WASHINGTON -- The nation's 11 million undocumented workers would have to wait a full decade for a green card but could earn citizenship just three years after that, under a measure being finalized by a bipartisan group of eight senators working to craft an overhaul of immigration law, several people with knowledge of the negotiations said.
Taken together, the two waiting periods would provide the nation's undocumented workers with a path to U.S. citizenship in 13 years, matching the draft of a plan by President Barack Obama to offer full participation in U.S. democracy to millions who are living in fear of deportation.
The arrangement would shrink the amount of time it takes to become a naturalized citizen, from five years to three years. But in an appeal to Republicans, it would also extend to 10 years, from eight, the amount of time that undocumented workers must wait before receiving permission to work in the U.S. permanently.
Such a compromise might give both sides something to crow about: Republicans could argue that they pushed for a longer waiting period before an immigrant could get a green card, which allows its holder to remain and work in the U.S. indefinitely. Democrats could say that undocumented workers would become citizens faster.
"It is an unusual construction, but it gets them to citizenship in the same time as the administration plan," said Kevin Appleby, the director of migration policy at the U.S. Conference of Catholic Bishops. "Most importantly, it eliminates the prospect of a permanent underclass by ensuring that, in time, all will have the opportunity to become Americans."
Negotiations among the senators have intensified significantly in recent days as they push toward a goal of announcing comprehensive immigration legislation in early April. Senators from both parties and their staff met for hours on Thursday as they struggled to overcome obstacles that several people familiar with the negotiations said could hinder a deal in the weeks ahead.
Among those obstacles is a continuing concern among Republicans that a three-year naturalization process for undocumented workers could give undocumented workers a faster path to citizenship than people who enter legally.
One possible solution, officials said, would be to reduce the wait for citizenship to three years for everyone. But they said the agreement could still unravel.
"We can't create a system where it's faster for illegal immigrants than for legal immigrants," said one Republican familiar with the internal debate who spoke on the condition of anonymity. "Republicans are clear that they are not going to create a special pathway to citizenship."
The senators also remain at odds over a series of other major issues, including the establishment of a guest worker program for low-skilled immigrants; a better system for companies to verify the immigration status of job applicants; determining who has final authority to declare the borders secure; and modifying rules that prioritize the family members who can immigrate to the U.S. legally.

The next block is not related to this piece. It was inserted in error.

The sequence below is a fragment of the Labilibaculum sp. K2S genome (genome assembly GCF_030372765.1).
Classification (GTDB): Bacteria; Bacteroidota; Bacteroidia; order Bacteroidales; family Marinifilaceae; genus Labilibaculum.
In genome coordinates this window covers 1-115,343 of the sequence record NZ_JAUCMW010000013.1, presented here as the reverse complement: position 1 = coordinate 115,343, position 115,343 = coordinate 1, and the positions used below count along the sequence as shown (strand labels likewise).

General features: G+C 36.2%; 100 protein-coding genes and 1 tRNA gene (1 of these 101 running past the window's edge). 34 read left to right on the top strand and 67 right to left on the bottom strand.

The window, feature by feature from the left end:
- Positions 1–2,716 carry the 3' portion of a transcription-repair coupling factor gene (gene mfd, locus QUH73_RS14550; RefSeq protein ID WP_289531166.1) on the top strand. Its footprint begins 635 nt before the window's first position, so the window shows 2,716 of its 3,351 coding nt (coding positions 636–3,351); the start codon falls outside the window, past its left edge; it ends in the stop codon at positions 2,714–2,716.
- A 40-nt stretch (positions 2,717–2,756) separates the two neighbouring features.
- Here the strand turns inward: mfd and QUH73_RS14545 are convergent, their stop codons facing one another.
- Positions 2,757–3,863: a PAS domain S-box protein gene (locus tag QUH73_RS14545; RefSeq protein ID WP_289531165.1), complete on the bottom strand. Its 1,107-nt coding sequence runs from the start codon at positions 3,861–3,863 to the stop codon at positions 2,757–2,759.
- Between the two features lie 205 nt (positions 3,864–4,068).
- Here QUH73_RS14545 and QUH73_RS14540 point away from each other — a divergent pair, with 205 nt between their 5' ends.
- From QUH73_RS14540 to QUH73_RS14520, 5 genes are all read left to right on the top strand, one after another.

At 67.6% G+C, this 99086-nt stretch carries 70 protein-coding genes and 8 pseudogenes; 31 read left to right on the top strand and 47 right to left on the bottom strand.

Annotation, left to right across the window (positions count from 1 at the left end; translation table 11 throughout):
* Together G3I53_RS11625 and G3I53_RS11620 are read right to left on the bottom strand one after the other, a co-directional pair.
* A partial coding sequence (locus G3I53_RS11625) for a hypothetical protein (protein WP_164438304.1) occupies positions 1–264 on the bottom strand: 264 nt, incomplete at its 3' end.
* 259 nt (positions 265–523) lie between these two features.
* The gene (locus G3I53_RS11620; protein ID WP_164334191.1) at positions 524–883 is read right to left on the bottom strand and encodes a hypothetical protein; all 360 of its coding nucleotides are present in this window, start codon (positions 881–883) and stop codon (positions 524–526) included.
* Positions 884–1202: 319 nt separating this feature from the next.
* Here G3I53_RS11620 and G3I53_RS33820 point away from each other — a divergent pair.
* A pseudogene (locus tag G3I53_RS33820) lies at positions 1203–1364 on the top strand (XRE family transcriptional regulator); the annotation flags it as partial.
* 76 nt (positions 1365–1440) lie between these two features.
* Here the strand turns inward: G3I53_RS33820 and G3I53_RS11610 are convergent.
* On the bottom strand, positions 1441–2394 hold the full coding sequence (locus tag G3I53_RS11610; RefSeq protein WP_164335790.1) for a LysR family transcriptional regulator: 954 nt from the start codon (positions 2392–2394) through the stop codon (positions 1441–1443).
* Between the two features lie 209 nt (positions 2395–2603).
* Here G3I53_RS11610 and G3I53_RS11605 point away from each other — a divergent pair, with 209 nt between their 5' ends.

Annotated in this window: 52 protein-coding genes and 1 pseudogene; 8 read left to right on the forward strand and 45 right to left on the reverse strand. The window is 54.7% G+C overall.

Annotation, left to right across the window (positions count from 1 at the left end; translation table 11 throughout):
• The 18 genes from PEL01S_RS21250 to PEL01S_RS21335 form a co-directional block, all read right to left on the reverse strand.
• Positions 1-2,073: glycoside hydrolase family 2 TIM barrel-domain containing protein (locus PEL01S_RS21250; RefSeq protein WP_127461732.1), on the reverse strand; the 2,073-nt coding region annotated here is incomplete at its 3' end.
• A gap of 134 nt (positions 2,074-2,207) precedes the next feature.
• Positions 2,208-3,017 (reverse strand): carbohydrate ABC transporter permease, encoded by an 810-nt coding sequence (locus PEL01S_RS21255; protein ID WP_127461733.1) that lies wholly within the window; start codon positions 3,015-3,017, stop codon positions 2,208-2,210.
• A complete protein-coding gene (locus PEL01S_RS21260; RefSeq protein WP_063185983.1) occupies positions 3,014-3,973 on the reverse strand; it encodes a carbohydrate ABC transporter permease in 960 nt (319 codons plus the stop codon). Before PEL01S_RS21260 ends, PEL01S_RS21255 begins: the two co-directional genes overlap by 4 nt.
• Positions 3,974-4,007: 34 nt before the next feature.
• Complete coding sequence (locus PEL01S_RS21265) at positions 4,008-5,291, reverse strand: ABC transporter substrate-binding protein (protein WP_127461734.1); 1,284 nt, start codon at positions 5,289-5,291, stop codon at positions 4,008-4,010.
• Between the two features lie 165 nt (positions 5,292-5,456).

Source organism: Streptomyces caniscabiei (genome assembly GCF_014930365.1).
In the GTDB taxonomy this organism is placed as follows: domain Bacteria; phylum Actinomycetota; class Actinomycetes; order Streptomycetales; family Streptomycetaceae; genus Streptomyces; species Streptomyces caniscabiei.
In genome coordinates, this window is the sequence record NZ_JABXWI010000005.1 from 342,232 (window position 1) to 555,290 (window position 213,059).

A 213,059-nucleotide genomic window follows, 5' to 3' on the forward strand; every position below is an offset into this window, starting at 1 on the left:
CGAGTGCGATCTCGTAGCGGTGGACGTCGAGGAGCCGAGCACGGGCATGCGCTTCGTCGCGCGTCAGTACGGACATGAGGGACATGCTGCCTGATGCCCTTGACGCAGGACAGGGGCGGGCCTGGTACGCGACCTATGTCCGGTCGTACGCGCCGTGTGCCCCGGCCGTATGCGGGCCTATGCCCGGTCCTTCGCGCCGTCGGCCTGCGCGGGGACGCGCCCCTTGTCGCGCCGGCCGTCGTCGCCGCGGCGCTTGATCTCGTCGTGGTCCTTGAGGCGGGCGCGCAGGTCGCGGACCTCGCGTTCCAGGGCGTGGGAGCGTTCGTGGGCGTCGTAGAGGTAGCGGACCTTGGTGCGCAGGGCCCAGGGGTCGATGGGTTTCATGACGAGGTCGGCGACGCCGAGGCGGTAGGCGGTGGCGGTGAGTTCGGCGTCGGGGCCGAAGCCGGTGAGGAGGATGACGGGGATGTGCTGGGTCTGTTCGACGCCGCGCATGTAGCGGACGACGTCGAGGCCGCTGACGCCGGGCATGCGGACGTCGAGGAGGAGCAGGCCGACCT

One big sticking point has become the visa program for low-skilled, year-round, temporary workers.
In February, the U.S. Chamber of Commerce and the AFL-CIO reached a compromise that acknowledged the need for a system that would allow businesses to meet their demand for lower-skilled labor, while still protecting U.S. workers.
But the two groups remain divided on the number of visas the new program should offer, said Randel Johnson, the chamber's lead negotiator on immigration. The chamber, he said, wants 400,000 visas, while the AFL-CIO prefers a number in the "very, very low five figures."
Ana Avendano, the director of immigration for the AFL-CIO, refused to discuss a specific number, but said "the whole notion is to create a system that responds to the needs of the economy."
Lawmakers are also still debating how to improve the E-Verify system that employers use to check the immigration status of their workers. A high-tech, biometric identification card was deemed too costly; instead, the group is considering an enhanced E-Verify system that would allow employers to use photos to identify job applicants and would let workers provide answers to security questions to help prove their legal work status.
But despite the remaining differences, the eight senators who are in negotiations are continuing to make steady progress toward an overall deal, according to people familiar with the talks. Mr. Obama, who has threatened to push forward with his own legislation if Senate efforts stalled, is satisfied with the current pace of talks, White House officials said.
A group of House Republicans told Speaker John A. Boehner last week that they were close to releasing a set of principles to guide their own legislation.
House Republicans would prefer to tackle an immigration overhaul in several smaller bills rather than one big bill. And many House Republicans want to offer undocumented workers a legal status that stops short of a pathway to citizenship.